Rating: 5.0 out of 5.0


Complimentary Consultation

Come on in for a complimentary 30 minute consultation to meet Karen and learn about what you should be considering in your estate plan to fit your personal circumstances. If you fill out our estate plan questionnaire and bring it with you, it will make the meeting more productive.

Complete our questionnaire and bring to the meeting.

What are the Patient Advocate's Duties?

Your patient advocate must act in your best interest. Your Patient Advocate must take reasonable steps to follow your expressed desires, preferences, and instructions. This includes preferences you put in your Patient Advocate Designation or that are obvious from your own medical treatment decisions. It can be helpful to put your desires in writing.

You can give your Patient Advocate the authority to withdraw or withhold life sustaining procedures if you have a terminal and irreversible condition, as determined by your physician. You can also include that you do or do not want either artificial nutrition or hydration.

You can also give your Patient Advocate permission to donate your organs or other body parts for transplant or research after you die.

What are the Responsibilities of Medical Professionals Regarding Patient Advocate Designations?

Medical professionals are required to use sound medical practice. They also are required to follow your Patient Advocate’s instructions if they believe your Patient Advocate Designation is valid and your Patient Advocate is following the law.

Funeral Representative

The “Funeral Representative Designation Act” (a Michigan law effective in 2016) provides for you to give another individual (the “Funeral Representative”) the right and power to make decisions about your funeral arrangements and the handling, disposition, or disinterment of your body, including decisions about cremation and the right to possess cremated remains.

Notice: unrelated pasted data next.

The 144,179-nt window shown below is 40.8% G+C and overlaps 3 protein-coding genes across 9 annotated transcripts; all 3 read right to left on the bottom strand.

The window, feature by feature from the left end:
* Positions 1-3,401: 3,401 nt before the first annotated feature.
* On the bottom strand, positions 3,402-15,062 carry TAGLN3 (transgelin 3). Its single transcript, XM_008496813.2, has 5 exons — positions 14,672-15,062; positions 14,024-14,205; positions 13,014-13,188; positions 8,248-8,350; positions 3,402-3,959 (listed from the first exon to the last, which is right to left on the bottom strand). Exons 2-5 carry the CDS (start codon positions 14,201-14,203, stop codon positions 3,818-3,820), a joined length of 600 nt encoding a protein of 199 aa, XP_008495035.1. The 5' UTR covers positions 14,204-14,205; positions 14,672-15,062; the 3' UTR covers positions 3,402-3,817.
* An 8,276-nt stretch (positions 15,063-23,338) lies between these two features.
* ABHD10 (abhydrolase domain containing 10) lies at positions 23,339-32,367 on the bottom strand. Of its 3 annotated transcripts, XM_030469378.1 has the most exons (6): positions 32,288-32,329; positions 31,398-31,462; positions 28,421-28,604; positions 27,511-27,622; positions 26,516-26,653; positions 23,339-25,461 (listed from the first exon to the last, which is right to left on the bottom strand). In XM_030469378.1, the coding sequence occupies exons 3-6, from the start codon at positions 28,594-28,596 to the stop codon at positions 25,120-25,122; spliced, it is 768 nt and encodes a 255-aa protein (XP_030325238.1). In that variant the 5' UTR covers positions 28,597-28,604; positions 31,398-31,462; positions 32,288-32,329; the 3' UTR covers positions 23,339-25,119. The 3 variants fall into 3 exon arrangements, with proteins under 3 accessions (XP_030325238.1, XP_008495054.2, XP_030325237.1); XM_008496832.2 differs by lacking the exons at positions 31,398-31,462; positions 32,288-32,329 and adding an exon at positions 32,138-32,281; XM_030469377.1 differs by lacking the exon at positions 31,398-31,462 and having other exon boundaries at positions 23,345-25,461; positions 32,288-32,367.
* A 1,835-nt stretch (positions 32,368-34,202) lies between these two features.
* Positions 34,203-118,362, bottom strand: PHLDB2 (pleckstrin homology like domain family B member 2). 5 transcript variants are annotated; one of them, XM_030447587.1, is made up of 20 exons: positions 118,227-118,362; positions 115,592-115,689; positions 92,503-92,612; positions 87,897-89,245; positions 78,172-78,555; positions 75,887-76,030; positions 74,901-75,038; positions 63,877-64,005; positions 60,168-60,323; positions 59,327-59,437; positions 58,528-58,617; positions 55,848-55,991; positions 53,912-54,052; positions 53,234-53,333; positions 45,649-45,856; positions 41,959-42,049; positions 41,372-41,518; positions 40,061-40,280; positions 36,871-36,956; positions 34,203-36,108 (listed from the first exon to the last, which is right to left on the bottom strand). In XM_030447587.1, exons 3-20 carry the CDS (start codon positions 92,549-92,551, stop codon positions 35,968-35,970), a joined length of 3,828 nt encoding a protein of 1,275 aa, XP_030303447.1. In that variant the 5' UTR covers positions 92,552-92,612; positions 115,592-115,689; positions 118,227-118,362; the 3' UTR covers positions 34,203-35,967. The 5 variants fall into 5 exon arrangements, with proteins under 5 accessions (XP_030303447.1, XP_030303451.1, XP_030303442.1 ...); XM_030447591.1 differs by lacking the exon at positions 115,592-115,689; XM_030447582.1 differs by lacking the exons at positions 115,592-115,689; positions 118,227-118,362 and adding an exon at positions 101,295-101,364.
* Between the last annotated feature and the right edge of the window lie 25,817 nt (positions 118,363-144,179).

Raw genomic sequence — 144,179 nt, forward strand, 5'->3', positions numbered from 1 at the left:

Until this Act, Michigan residents were stuck with what was a “next of kin” order of individuals who can make funeral decisions. The antiquated law seemed to ignore the realities of second marriages, estranged children, childless marriages, same-sex couples, etc.

Now, if no Funeral Representative is designated, funeral decisions are made by the next of kin in the following priority:
Your surviving spouse; your children; your grandchildren; your parents; your grandparents; your siblings; descendants of your parents (i.e. nieces and nephews); and descendants of your grandparents (i.e. aunts and uncles).

Anyone can be designated as Funeral Representative if the individual is at least 18 years of age and is not an employee associated with a funeral, cemetery, crematory or health facility providing services, unless that individual is among a class of certain relatives. You may also name a successor if the first named Funeral Representative is unable to act.
It should also be noted that the Act provides that the Funeral Representative is required to guaranty payment for the costs associated with the decision concerning the disposition of your remains. For this reason, we suggest that if you decide to execute a Funeral Representative Designation, you provide for payment of the costs and arrangements made by your Funeral Representative in your Will or Trust, by a prepaid funeral contract or another type of pre-need arrangement, or through a life insurance policy.

We also suggest that you formally state your funeral wishes in writing and attach it to the Funeral Representative Designation.

Finally, you should share this document with your designated Funeral Representative and any successor you name. That way, he or she can get involved as soon as possible after your death, especially if they are not a next of kin.